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Corporate governance.

Neetu Ps
Neetu Ps
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Corporate governance.
 A corporation is an organization created (incorporated)
by a group of shareholders who have ownership of the
corporation.
 The elected board of directors appoint and oversee
management of the corporation .
 Oxford English dictionary defines “governance "as the
act, manner , fact or function of governing sway control.
 The word has Latin origins that suggest the notion of
“steering". it deals with the processes and systems by
which an organization or society operates.

 Governance can be used with reference to all kind of
organizational structure e.g.
 Ngo –not for profit organization

 Municipal corporation /gram panchyat
 Central/state government
 Partnership firm
 It is generally understood as the framework of rules,
relationships, systems and processes within and by
which authority is exercised and controlled in

corporations.

“A system of law and sound approaches by which
corporations are directed and controlled focusing on
the internal and external corporate structures with
the intention of monitoring the actions of
management and directors and thereby mitigating
agency risks which may stem from the misdeeds of
corporate officers”
OBJECTIVES OF GOOD CORPORATE
GOVERNANCES
 Strengthen management oversight functions and
accountability.
 Balance skills, experience and independence on
the board appropriate to the nature and extent of
company operations.
 Establish a code to ensure integrity.
 Safeguard the integrity of company reporting.
 Risk management and internal control.
 Disclosure of all relevant and material matters.
 Recognition and preservation of needs of
shareholders.
The Aim And Purpose Of Corporate Governance
Corporate governance is concerned with holding the balance between
economic and social goals and between individual and communal
goals. The governance framework is there to encourage the efficient
use of resources and equally to require accountability for the
stewardship of those resources. The aim is to align as nearly as possible
the interests of individuals, corporations, and society. The incentive to
corporations and to those who own and manage them to adopt
internationally accepted governance standards is that these standards
will help them to achieve their corporate aims and to attract
investment. The incentive for their adoption by states is that these
standards will strengthen the economy and discourage fraud and
mismanagement.
The foundation of any structure of corporate governance is disclosure.
Openness is the basis of public confidence in the corporate system,
and funds will flow to the centers of economic activity that inspire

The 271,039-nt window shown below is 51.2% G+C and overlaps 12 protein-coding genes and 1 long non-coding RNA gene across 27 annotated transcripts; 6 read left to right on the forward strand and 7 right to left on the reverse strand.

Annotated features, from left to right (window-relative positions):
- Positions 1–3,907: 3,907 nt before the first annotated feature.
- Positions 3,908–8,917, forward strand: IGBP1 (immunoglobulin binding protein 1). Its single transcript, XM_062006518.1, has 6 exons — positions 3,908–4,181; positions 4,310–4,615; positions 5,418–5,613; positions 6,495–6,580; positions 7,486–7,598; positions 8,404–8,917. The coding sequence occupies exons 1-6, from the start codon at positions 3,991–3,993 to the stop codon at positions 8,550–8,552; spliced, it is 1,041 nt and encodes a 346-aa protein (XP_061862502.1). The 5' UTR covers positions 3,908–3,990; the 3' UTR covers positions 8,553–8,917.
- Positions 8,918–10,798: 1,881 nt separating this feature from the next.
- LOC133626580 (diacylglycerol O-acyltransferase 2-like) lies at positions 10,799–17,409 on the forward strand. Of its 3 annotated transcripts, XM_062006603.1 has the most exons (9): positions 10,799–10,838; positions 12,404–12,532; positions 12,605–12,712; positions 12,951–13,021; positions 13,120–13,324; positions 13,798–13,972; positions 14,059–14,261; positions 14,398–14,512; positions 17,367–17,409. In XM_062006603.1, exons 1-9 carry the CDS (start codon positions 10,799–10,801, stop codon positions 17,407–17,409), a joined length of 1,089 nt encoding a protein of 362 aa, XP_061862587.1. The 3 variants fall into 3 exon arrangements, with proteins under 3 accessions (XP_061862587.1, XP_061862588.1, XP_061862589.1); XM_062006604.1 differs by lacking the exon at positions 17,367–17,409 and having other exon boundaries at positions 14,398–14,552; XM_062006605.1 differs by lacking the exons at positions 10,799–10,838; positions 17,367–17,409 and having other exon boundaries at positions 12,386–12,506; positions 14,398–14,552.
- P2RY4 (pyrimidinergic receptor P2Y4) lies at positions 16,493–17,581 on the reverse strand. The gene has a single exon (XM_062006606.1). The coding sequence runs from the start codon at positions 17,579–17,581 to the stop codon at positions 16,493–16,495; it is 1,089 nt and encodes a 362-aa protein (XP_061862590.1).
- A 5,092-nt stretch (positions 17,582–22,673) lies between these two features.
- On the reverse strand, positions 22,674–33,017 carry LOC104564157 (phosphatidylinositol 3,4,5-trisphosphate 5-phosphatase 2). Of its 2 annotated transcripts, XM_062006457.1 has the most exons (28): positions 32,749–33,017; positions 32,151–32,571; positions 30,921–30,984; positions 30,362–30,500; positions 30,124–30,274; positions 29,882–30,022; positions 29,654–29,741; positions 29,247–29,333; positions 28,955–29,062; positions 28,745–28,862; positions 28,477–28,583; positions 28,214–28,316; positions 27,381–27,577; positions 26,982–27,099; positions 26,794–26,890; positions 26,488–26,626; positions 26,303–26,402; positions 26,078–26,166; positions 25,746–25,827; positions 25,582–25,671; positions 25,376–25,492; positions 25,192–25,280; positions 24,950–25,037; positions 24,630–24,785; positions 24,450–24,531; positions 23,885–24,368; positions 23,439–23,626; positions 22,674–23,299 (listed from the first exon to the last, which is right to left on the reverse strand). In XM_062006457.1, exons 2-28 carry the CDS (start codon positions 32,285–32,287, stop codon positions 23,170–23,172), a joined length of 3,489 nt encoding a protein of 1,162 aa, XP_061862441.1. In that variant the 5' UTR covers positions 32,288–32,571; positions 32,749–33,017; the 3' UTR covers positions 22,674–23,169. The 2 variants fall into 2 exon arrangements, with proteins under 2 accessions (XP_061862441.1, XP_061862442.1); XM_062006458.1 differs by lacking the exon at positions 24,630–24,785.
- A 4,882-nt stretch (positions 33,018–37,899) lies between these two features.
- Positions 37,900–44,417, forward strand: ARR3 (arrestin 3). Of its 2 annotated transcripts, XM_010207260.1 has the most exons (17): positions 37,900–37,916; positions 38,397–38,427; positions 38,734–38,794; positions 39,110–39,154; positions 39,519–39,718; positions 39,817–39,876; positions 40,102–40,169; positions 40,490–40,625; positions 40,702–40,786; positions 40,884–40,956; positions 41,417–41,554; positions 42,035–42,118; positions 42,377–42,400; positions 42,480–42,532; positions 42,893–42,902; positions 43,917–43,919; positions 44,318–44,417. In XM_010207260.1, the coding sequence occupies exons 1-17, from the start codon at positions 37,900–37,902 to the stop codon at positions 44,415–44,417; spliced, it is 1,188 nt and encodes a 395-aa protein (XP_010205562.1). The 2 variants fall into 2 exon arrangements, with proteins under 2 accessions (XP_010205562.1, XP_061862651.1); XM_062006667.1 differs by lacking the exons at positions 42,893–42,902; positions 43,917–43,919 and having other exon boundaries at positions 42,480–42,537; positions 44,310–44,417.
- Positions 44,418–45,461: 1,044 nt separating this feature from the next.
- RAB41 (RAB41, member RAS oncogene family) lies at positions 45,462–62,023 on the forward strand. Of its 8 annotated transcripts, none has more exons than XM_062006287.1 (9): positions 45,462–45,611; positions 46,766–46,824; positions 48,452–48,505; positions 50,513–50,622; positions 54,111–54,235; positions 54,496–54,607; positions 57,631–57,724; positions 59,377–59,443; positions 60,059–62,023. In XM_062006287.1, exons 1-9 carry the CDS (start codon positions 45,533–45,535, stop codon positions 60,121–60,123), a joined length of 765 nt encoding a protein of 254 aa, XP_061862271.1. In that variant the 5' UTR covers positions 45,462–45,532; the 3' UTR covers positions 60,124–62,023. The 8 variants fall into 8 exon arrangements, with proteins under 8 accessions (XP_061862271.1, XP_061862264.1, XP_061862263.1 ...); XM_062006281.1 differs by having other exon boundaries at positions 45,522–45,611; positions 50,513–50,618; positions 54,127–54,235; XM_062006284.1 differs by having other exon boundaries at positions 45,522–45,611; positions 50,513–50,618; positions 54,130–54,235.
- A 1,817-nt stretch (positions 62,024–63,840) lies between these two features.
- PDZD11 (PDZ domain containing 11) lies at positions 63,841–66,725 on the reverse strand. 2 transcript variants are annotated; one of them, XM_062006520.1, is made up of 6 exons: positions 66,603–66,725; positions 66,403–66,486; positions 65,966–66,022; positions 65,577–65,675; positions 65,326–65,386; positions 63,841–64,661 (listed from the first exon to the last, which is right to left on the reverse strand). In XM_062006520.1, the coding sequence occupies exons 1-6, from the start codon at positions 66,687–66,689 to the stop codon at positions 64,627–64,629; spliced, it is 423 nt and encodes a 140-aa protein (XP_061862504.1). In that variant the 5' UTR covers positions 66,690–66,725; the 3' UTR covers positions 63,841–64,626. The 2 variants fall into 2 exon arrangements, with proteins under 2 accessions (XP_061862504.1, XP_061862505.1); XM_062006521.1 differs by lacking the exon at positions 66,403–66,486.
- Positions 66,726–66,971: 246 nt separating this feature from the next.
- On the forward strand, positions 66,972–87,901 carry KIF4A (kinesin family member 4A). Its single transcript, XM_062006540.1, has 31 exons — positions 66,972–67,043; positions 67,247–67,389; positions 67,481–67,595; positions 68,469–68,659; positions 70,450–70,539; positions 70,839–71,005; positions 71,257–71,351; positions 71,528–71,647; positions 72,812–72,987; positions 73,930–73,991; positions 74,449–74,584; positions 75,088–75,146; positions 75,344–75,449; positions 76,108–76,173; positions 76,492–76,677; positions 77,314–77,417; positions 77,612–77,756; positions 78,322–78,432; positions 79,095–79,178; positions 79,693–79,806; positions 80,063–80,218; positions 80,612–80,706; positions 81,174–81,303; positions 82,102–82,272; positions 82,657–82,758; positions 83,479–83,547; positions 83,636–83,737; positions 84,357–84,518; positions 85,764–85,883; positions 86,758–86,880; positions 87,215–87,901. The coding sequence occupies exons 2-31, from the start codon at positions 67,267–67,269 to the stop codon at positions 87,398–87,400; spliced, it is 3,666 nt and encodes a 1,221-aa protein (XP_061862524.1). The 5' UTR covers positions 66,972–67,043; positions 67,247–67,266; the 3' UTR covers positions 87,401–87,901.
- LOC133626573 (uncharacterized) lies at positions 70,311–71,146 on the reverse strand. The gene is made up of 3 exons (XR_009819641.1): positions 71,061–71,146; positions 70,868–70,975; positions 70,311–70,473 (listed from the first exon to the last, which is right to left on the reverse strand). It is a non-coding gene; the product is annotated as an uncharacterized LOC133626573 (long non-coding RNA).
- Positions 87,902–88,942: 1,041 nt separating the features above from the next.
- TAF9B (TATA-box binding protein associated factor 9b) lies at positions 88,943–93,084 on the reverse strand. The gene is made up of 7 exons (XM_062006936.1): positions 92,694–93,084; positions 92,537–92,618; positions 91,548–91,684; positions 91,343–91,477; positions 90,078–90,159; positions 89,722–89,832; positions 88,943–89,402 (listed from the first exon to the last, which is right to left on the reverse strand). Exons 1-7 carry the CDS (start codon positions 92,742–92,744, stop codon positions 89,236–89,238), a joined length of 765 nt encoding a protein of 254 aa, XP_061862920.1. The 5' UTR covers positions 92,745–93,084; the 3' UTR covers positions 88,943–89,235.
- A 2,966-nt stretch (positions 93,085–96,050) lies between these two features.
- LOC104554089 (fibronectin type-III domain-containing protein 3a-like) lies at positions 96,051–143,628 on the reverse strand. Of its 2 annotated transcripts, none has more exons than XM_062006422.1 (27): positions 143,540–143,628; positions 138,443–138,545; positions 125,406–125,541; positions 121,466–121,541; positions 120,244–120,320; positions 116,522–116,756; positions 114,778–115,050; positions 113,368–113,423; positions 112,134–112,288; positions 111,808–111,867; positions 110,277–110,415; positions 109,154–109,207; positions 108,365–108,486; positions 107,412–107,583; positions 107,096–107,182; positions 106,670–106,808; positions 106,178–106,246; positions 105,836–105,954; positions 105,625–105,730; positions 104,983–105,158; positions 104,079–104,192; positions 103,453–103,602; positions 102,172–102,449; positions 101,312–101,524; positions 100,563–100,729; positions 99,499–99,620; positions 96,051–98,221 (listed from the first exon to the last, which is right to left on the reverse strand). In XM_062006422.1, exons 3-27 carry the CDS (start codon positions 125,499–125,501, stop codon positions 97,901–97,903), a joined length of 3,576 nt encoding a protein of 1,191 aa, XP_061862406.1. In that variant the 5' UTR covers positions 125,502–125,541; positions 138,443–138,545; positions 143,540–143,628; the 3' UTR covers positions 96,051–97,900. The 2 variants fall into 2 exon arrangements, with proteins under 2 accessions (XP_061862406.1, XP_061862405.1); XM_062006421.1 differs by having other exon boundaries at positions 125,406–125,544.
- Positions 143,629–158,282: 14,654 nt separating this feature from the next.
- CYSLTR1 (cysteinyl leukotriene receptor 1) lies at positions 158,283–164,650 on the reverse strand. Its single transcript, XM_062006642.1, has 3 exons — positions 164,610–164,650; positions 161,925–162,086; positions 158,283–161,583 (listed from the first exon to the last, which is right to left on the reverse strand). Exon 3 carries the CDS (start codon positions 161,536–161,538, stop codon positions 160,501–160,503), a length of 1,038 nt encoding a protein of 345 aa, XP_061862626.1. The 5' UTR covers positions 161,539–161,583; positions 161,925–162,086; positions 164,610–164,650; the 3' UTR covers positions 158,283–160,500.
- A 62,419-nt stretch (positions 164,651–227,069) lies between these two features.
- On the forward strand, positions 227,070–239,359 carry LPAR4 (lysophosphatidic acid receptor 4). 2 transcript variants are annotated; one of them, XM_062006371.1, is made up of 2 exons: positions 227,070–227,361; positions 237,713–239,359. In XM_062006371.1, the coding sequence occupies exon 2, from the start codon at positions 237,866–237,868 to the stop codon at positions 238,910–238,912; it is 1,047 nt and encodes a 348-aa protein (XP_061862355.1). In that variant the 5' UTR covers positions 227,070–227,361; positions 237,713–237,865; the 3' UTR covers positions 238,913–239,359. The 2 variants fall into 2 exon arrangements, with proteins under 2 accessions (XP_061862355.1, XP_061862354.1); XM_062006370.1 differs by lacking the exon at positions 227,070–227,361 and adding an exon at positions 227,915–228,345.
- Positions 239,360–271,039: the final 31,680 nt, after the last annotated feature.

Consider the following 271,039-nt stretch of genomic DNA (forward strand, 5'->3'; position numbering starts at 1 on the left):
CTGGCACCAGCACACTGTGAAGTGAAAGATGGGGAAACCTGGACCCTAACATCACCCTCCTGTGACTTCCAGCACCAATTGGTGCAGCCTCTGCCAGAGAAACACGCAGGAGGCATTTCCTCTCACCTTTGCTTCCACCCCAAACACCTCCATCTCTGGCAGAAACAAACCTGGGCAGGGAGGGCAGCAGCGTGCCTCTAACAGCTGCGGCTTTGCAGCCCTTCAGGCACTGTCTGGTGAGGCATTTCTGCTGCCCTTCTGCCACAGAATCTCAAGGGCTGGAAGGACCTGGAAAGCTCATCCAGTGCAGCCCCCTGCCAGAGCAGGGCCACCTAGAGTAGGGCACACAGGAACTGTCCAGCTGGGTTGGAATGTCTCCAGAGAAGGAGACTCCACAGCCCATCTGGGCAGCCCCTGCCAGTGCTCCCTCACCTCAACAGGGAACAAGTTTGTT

trust.

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Corporate governance.

  • 2.  A corporation is an organization created (incorporated) by a group of shareholders who have ownership of the corporation.  The elected board of directors appoint and oversee management of the corporation .
  • 3.  Oxford English dictionary defines “governance "as the act, manner , fact or function of governing sway control.  The word has Latin origins that suggest the notion of “steering". it deals with the processes and systems by which an organization or society operates.  Governance can be used with reference to all kind of organizational structure e.g.  Ngo –not for profit organization  Municipal corporation /gram panchyat  Central/state government  Partnership firm
  • 4.  It is generally understood as the framework of rules, relationships, systems and processes within and by which authority is exercised and controlled in corporations. “A system of law and sound approaches by which corporations are directed and controlled focusing on the internal and external corporate structures with the intention of monitoring the actions of management and directors and thereby mitigating agency risks which may stem from the misdeeds of corporate officers”
  • 5. OBJECTIVES OF GOOD CORPORATE GOVERNANCES  Strengthen management oversight functions and accountability.  Balance skills, experience and independence on the board appropriate to the nature and extent of company operations.  Establish a code to ensure integrity.  Safeguard the integrity of company reporting.  Risk management and internal control.  Disclosure of all relevant and material matters.  Recognition and preservation of needs of shareholders.
  • 6. The Aim And Purpose Of Corporate Governance Corporate governance is concerned with holding the balance between economic and social goals and between individual and communal goals. The governance framework is there to encourage the efficient use of resources and equally to require accountability for the stewardship of those resources. The aim is to align as nearly as possible the interests of individuals, corporations, and society. The incentive to corporations and to those who own and manage them to adopt internationally accepted governance standards is that these standards will help them to achieve their corporate aims and to attract investment. The incentive for their adoption by states is that these standards will strengthen the economy and discourage fraud and mismanagement. The foundation of any structure of corporate governance is disclosure. Openness is the basis of public confidence in the corporate system, and funds will flow to the centers of economic activity that inspire trust.
  • 7. Importance of Corporate Governance • Shapes the growth and future of capital market & economy. • Instrument of investor’s protection. • Protecting the interest of Shareholders and all other stakeholder. • Contributes to the efficiency of the business enterprise. • Creation of wealth. • Enables firm to compete internationally in sustained way. • Keeps an eye on the issues of insider training.
  • 8. Reasons for the Growing Demand for Corporate Governance • Inadequacies and failures of an existing system often bring to the fore the need for norms and codes to remedy them. This is true of corporate governance too. Deficiencies in the Accounting Standards became more evident after many companies, in their eagerness to increase earnings and accelerate growth, exploited the weaknesses in the accounting standards to show inflated profits and understate liabilities. • There has been renewed interest in the corporate governance practices of modern corporations, particularly in relation to accountability, since the high-profile collapses of a number of large corporations during 2001-2002, most of which involved accounting fraud